Michael Horn:

I guess the fact that folks are moving less often between employers, and you square that with the gig economy that we're both in and the need to constantly up-skill and re-skill, it has me tied up in knots. I'm a little confused. What's your take?

Jeff Selingo:

Well first, Michael, I have to say that my crystal ball is sometimes cloudy about the future of higher education, but it's mostly cloudy on this one. I expected, with schools openings, expiring unemployment benefits and the Delta variant declining, that all those things will help boost labor force participation this fall, but evidence seems to suggest labor shortages might be deepening. Again, I haven't taken an economics course since college, but the Wall Street Journal recently surveyed 52 economists and nearly half of them predicted that participation in the labor force would never return to it's pre-pandemic level. In other words, this change is permanent.

Jeff Selingo:

So to begin to untie your knot, I'd say that the data are a lagging indicator, and that's never good for higher education, when the data are really lagging behind. And here's why, because historically, it has taken higher education institutions way too long in my opinion, to design new academic programs to address the changing labor force. Let's take data analytics for instance, which is a really hot field, and in many ways every job now is a data job. But job postings looking for skills analyzing data for example, grew almost 50% between 2017 and 2019, but the growth in new certificates and new academic programs in that area is really lagging, especially for those people who don't want to major in it, but just want to get skill sets in data analytics. And I think it's because higher ed is trying to address this market through it's legacy means. And what I do I mean by that? Things like entire academic programs, degrees and things like that, which just take forever to get going. So if the labor market is shifting permanently, as we seem to think it is during COVID, so too, will how higher education has to address it.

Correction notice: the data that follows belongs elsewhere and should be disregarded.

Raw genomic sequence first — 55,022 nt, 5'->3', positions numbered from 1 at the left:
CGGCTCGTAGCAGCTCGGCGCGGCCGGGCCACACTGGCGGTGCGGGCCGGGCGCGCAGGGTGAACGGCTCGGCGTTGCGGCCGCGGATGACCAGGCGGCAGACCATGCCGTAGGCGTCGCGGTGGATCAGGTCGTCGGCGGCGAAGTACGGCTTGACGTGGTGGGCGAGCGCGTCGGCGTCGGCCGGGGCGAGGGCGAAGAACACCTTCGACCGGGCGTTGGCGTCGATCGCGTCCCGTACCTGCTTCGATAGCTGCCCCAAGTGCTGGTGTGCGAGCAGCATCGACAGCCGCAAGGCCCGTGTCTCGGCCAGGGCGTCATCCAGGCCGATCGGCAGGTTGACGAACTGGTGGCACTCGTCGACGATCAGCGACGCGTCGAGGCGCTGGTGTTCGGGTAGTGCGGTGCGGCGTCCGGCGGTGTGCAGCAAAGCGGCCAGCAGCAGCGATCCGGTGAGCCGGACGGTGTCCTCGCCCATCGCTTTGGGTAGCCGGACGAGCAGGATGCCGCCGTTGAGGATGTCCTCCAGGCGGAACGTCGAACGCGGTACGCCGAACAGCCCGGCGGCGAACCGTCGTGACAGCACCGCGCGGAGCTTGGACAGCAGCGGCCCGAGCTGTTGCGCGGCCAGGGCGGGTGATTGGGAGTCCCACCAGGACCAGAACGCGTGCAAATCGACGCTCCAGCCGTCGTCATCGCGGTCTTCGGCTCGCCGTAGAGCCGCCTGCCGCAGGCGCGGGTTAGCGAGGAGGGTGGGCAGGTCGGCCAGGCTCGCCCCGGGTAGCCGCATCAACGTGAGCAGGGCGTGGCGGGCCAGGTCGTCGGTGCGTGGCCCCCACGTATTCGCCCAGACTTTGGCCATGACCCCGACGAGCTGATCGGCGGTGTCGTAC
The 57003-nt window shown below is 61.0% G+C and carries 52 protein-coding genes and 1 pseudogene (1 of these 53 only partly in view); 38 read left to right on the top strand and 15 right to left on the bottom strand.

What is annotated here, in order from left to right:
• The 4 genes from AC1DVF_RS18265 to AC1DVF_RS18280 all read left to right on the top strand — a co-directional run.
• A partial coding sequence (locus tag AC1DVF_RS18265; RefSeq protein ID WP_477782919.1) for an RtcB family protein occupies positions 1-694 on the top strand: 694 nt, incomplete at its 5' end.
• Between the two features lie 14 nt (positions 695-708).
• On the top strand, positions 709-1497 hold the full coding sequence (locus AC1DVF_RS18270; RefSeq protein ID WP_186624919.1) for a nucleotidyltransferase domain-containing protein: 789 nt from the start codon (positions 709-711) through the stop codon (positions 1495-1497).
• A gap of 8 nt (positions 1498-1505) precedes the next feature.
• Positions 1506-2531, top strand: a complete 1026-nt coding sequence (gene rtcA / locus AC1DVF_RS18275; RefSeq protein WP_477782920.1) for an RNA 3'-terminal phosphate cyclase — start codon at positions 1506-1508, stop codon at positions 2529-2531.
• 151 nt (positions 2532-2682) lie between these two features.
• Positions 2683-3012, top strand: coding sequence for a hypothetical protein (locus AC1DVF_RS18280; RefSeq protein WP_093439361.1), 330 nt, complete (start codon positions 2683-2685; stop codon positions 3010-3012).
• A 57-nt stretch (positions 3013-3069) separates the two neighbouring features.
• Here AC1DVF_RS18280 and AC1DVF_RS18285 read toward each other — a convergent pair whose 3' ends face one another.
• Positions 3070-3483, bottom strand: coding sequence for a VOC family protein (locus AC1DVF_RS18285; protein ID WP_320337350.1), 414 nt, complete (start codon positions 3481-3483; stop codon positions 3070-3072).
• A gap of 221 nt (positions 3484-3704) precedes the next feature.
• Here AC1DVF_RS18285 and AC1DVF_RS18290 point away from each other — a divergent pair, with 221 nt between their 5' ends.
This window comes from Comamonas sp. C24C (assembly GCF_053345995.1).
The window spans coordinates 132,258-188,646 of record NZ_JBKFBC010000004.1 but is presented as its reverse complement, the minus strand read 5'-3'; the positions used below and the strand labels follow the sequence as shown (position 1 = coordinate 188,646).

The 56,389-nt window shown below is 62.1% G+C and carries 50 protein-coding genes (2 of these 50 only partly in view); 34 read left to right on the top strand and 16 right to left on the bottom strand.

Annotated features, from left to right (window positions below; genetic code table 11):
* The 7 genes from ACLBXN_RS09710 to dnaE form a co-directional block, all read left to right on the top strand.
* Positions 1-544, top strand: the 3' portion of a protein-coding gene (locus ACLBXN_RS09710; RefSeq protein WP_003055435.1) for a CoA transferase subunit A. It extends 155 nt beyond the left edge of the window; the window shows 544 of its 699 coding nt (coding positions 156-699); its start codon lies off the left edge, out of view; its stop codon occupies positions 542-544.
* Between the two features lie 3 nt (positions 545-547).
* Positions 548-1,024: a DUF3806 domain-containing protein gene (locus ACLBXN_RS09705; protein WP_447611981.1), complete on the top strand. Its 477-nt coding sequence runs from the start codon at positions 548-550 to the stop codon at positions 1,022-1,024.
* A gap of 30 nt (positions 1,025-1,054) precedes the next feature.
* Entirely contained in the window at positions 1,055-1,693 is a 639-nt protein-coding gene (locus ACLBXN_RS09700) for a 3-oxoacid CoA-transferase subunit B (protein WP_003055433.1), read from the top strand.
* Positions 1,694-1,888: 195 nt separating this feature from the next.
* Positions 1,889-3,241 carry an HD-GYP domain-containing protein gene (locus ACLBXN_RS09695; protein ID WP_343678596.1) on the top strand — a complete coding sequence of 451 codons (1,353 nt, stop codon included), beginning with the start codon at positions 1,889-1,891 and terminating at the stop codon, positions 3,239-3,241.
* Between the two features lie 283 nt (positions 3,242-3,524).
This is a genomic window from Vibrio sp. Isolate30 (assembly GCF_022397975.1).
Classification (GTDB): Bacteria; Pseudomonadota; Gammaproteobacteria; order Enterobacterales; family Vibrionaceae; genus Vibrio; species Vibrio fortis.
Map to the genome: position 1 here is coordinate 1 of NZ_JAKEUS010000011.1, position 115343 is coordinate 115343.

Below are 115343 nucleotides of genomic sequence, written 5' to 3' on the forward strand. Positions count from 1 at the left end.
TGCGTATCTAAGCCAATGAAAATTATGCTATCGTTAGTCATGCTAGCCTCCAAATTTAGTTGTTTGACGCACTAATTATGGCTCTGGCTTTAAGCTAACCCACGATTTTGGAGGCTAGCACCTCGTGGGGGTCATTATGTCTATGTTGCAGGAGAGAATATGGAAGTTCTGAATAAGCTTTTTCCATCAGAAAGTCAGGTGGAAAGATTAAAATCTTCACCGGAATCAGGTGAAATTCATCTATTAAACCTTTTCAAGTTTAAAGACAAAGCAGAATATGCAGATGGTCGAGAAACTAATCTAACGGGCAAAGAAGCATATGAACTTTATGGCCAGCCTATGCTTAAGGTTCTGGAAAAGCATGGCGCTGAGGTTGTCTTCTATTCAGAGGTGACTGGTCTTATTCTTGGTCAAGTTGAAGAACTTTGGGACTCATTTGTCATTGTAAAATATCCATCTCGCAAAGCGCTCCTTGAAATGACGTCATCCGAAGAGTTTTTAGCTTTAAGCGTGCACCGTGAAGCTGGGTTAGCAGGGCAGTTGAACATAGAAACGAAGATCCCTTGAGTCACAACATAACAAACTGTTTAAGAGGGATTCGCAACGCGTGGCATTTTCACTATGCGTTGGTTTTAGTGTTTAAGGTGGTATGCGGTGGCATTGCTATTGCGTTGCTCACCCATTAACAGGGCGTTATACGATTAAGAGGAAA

Jeff Selingo:

Now, I know there's going to be some listeners out there who are going to write in and saying that higher ed's job is not to follow the whims of the workforce, and I'm not suggesting here that colleges and universities change wholesale and get rid of the core programs, because, "They're no longer needed." We know from countless surveys out there that soft skills are in high demand, which are often provided by the core disciplines at any college or university, so we definitely do not want to get rid of those.

Jeff Selingo:

But what I'm suggesting here is really something different, that institutions keep up in other ways that are different than how they might have addressed this in the past, and I want to out throw two ideas here. One is an example from Dominican University in California and Make School, which formed a partnership a few years ago around computer science, where Make School's students went to Dominican to get the liberal arts background that they needed, and then Dominican student went to Make School to get computer science background that they needed. Mary Marcy, the former president of Dominican was on the podcast a couple of years ago, and she told us it would have taken years and more than a million dollars to start a computer science program.

Jeff Selingo: